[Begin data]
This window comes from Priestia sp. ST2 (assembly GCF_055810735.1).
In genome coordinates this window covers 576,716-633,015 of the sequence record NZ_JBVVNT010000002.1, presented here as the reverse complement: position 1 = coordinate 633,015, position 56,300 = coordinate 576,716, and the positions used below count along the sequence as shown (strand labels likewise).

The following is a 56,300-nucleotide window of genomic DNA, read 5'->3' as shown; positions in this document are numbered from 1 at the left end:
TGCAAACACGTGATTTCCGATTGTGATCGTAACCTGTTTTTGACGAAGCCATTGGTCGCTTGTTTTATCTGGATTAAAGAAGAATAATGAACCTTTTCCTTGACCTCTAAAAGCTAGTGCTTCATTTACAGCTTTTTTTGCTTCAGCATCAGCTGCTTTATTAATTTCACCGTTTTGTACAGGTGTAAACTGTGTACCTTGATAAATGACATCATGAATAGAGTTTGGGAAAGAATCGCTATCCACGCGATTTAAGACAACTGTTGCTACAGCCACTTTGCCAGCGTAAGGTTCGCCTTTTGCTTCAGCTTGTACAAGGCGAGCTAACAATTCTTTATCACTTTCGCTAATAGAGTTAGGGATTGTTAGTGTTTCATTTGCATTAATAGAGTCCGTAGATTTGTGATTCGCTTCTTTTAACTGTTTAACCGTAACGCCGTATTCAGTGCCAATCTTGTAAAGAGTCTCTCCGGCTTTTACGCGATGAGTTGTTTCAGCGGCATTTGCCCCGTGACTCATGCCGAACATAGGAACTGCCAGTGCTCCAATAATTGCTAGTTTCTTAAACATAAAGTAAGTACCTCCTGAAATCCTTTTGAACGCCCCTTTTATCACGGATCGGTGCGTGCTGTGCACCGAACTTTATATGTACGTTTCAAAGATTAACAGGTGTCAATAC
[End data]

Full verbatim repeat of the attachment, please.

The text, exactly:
This window comes from Priestia sp. ST2 (assembly GCF_055810735.1).
In genome coordinates this window covers 576,716-633,015 of the sequence record NZ_JBVVNT010000002.1, presented here as the reverse complement: position 1 = coordinate 633,015, position 56,300 = coordinate 576,716, and the positions used below count along the sequence as shown (strand labels likewise).

The following is a 56,300-nucleotide window of genomic DNA, read 5'->3' as shown; positions in this document are numbered from 1 at the left end:
TGCAAACACGTGATTTCCGATTGTGATCGTAACCTGTTTTTGACGAAGCCATTGGTCGCTTGTTTTATCTGGATTAAAGAAGAATAATGAACCTTTTCCTTGACCTCTAAAAGCTAGTGCTTCATTTACAGCTTTTTTTGCTTCAGCATCAGCTGCTTTATTAATTTCACCGTTTTGTACAGGTGTAAACTGTGTACCTTGATAAATGACATCATGAATAGAGTTTGGGAAAGAATCGCTATCCACGCGATTTAAGACAACTGTTGCTACAGCCACTTTGCCAGCGTAAGGTTCGCCTTTTGCTTCAGCTTGTACAAGGCGAGCTAACAATTCTTTATCACTTTCGCTAATAGAGTTAGGGATTGTTAGTGTTTCATTTGCATTAATAGAGTCCGTAGATTTGTGATTCGCTTCTTTTAACTGTTTAACCGTAACGCCGTATTCAGTGCCAATCTTGTAAAGAGTCTCTCCGGCTTTTACGCGATGAGTTGTTTCAGCGGCATTTGCCCCGTGACTCATGCCGAACATAGGAACTGCCAGTGCTCCAATAATTGCTAGTTTCTTAAACATAAAGTAAGTACCTCCTGAAATCCTTTTGAACGCCCCTTTTATCACGGATCGGTGCGTGCTGTGCACCGAACTTTATATGTACGTTTCAAAGATTAACAGGTGTCAATAC